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Contrarian Investing

Contrarian investing is buying against the current wisdom or trends on Wall Street. It is also referred to as buying against the crowd.

Many time proven strategies like Value Investing and the Dow Dividend Theory are based on the contrarian investing philosophy. The issue with contrarian investing is that it goes against the efficient market theory. Efficient market followers believe that all information and risks are known immediately and factored into stock values, as well as any other assets. In essence, there are no bargains, because all liquid assets are fairly stated at all times. 

The contrarian investor believes the opposite: investors’ reactions move market prices, causing inefficiency in the system and creating opportunities to find good values.

Contrarian investing is very hard to follow. Contrarian investing is really opportunity investing. One cannot anticipate all the odd economic situations that just happen. For instance, I was involved in a few contrarian plays that you really could not have predicted.

·        In the early 1990’s, when the Mexican peso was being devalued and investors were running away from Mexico as fast as possible, I took a position in Grupo Televisa at the bottom. Luckily, it paid off when the crisis was over and investors returned to the Mexican markets.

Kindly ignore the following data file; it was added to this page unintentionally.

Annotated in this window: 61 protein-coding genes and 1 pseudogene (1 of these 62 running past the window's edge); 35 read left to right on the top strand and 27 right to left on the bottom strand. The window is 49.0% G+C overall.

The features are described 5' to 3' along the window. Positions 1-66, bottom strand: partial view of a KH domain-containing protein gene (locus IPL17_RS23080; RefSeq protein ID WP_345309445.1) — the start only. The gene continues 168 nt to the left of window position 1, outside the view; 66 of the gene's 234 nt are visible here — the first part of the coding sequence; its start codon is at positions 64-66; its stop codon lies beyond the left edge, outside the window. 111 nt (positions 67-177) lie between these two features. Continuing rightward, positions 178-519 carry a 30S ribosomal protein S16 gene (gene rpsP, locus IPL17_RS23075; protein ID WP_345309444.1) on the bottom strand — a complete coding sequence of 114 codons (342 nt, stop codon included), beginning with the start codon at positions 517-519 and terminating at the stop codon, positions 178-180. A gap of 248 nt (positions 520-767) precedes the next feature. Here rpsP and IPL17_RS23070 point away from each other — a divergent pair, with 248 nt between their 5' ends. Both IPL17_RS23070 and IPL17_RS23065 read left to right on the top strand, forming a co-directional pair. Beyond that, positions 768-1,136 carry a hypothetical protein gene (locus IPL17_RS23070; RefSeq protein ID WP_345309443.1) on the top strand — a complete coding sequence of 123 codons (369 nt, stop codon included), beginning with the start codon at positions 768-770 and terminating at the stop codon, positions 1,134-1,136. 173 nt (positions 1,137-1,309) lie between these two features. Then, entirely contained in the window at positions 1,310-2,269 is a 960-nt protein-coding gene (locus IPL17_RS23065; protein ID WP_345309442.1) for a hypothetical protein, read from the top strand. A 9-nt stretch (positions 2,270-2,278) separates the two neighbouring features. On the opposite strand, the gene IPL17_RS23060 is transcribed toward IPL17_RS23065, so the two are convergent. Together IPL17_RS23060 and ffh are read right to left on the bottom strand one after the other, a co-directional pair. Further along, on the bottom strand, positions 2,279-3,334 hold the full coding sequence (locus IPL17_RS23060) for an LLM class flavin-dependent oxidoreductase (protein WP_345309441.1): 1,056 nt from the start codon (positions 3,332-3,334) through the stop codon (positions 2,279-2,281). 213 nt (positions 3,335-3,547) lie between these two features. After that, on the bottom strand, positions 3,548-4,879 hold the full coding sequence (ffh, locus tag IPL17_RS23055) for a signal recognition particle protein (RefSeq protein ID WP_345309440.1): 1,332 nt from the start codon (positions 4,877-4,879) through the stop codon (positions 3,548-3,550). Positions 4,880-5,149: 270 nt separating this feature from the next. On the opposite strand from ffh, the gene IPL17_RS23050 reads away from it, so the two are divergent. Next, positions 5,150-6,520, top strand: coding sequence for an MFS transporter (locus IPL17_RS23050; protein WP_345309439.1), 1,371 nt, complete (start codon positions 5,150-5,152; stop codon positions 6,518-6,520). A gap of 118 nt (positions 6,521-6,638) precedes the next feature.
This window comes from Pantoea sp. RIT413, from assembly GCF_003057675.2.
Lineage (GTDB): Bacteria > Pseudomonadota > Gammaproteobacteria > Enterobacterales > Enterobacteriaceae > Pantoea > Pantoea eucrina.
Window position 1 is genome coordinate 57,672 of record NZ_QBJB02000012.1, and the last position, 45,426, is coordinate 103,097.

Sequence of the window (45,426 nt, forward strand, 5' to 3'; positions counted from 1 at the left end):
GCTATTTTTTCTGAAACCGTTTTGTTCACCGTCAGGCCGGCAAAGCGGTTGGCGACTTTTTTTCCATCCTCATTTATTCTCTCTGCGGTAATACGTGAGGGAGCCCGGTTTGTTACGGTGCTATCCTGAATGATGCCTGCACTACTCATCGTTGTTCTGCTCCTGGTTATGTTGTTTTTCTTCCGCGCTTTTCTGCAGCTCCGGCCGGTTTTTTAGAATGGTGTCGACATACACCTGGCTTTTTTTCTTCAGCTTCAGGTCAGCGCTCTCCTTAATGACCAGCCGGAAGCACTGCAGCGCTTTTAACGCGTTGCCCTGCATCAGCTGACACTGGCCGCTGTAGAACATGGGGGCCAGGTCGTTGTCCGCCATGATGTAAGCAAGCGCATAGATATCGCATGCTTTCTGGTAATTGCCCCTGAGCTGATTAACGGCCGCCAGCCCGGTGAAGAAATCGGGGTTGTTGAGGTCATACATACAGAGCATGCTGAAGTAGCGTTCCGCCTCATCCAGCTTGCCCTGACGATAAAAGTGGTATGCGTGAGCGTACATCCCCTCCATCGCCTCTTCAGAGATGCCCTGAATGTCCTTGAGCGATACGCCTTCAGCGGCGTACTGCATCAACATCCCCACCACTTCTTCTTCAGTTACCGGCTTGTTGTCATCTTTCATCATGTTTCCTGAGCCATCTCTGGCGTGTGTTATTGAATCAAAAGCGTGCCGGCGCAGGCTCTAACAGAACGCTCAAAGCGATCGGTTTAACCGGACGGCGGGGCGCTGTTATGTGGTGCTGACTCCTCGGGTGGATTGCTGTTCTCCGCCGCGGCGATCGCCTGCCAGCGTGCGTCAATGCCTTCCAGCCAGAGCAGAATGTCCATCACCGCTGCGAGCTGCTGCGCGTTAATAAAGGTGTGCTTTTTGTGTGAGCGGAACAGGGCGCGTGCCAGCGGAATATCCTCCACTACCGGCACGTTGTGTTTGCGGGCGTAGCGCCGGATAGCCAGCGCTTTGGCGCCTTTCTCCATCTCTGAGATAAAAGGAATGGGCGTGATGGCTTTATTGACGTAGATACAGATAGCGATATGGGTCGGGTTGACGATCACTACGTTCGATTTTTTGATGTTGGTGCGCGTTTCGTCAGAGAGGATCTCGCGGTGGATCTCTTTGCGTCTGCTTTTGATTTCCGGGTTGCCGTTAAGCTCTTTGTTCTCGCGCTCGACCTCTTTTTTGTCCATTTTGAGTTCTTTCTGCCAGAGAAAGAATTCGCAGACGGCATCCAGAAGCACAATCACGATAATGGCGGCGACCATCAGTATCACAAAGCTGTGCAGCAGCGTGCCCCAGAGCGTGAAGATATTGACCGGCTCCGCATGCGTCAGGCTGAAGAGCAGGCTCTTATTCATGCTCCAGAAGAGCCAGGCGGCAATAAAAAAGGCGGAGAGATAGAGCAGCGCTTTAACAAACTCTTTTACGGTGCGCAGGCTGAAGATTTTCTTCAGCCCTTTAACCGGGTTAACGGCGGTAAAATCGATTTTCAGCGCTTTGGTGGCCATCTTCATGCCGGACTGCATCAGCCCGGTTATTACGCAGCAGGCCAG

·        A few years later, I was watching TV and there was a run on the banks in Moscow. When I told my wife I was going to “invest” in Vimple Communications, the Moscow cell phone company, she just gave me a sarcastic look saying “more hard earned money being flushed down the toilet.” Luckily, that hunch paid off. However, my wife’s expression and comments are the reasons why contrarian investing is successful: many people just don’t want to be humiliated in front of their family, friends and co-workers if they are wrong. They just pass on a good opportunity.

·        When SARS broke out in Asia, and pictures of people wearing facemasks were plastered all over the news, this was another contrarian opportunity from which to benefit. The panic eventually subsided and stock prices went back up. Most importantly, however, the Asian people avoided an epidemic.

I have found contrarian investing to work in a foreign market crisis, only if you buy quality franchises at low prices and have the patience to wait for the market emotions to turn positive. The main practice I always follow when these types of opportunities present themselves is not to take an extreme position.

Contrarian investing works because people tend to over react to situations, causing stock prices to fluctuate, then eventually return to normal. These emotional swings create buying opportunities in the process. 

 

 

 

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